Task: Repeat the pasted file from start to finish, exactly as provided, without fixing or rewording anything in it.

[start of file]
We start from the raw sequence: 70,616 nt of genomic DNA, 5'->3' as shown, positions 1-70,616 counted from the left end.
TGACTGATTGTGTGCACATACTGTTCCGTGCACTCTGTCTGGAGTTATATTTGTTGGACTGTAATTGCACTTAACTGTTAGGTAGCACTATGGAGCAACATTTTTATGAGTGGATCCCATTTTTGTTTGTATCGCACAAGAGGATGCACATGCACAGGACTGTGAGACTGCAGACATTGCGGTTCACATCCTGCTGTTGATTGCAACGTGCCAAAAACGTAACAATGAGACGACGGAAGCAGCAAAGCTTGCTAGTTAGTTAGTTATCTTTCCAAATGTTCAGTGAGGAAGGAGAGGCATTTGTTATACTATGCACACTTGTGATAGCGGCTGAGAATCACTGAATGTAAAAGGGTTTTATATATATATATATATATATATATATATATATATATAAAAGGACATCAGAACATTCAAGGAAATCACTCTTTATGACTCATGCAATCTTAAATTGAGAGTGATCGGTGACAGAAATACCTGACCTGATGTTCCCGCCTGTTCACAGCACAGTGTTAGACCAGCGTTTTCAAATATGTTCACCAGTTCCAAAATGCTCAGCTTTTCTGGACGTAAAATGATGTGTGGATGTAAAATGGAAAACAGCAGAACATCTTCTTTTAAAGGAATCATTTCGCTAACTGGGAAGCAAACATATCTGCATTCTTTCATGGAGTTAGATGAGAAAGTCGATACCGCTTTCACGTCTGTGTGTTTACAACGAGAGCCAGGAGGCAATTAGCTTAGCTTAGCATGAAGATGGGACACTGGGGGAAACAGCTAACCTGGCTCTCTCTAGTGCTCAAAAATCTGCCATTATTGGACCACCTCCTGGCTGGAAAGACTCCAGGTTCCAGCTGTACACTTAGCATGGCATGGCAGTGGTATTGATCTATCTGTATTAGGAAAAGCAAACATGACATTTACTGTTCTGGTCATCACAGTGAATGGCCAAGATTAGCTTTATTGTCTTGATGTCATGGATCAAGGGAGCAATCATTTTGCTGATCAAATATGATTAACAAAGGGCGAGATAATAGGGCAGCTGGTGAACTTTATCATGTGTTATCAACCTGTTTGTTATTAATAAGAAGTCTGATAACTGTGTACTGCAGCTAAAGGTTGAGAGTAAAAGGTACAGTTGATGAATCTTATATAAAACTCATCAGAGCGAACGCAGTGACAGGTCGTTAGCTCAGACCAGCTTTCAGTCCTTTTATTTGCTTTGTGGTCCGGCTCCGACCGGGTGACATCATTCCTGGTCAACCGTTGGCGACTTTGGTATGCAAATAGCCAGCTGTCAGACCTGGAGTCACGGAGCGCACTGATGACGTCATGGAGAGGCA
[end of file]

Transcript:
We start from the raw sequence: 70,616 nt of genomic DNA, 5'->3' as shown, positions 1-70,616 counted from the left end.
TGACTGATTGTGTGCACATACTGTTCCGTGCACTCTGTCTGGAGTTATATTTGTTGGACTGTAATTGCACTTAACTGTTAGGTAGCACTATGGAGCAACATTTTTATGAGTGGATCCCATTTTTGTTTGTATCGCACAAGAGGATGCACATGCACAGGACTGTGAGACTGCAGACATTGCGGTTCACATCCTGCTGTTGATTGCAACGTGCCAAAAACGTAACAATGAGACGACGGAAGCAGCAAAGCTTGCTAGTTAGTTAGTTATCTTTCCAAATGTTCAGTGAGGAAGGAGAGGCATTTGTTATACTATGCACACTTGTGATAGCGGCTGAGAATCACTGAATGTAAAAGGGTTTTATATATATATATATATATATATATATATATATATATAAAAGGACATCAGAACATTCAAGGAAATCACTCTTTATGACTCATGCAATCTTAAATTGAGAGTGATCGGTGACAGAAATACCTGACCTGATGTTCCCGCCTGTTCACAGCACAGTGTTAGACCAGCGTTTTCAAATATGTTCACCAGTTCCAAAATGCTCAGCTTTTCTGGACGTAAAATGATGTGTGGATGTAAAATGGAAAACAGCAGAACATCTTCTTTTAAAGGAATCATTTCGCTAACTGGGAAGCAAACATATCTGCATTCTTTCATGGAGTTAGATGAGAAAGTCGATACCGCTTTCACGTCTGTGTGTTTACAACGAGAGCCAGGAGGCAATTAGCTTAGCTTAGCATGAAGATGGGACACTGGGGGAAACAGCTAACCTGGCTCTCTCTAGTGCTCAAAAATCTGCCATTATTGGACCACCTCCTGGCTGGAAAGACTCCAGGTTCCAGCTGTACACTTAGCATGGCATGGCAGTGGTATTGATCTATCTGTATTAGGAAAAGCAAACATGACATTTACTGTTCTGGTCATCACAGTGAATGGCCAAGATTAGCTTTATTGTCTTGATGTCATGGATCAAGGGAGCAATCATTTTGCTGATCAAATATGATTAACAAAGGGCGAGATAATAGGGCAGCTGGTGAACTTTATCATGTGTTATCAACCTGTTTGTTATTAATAAGAAGTCTGATAACTGTGTACTGCAGCTAAAGGTTGAGAGTAAAAGGTACAGTTGATGAATCTTATATAAAACTCATCAGAGCGAACGCAGTGACAGGTCGTTAGCTCAGACCAGCTTTCAGTCCTTTTATTTGCTTTGTGGTCCGGCTCCGACCGGGTGACATCATTCCTGGTCAACCGTTGGCGACTTTGGTATGCAAATAGCCAGCTGTCAGACCTGGAGTCACGGAGCGCACTGATGACGTCATGGAGAGGCA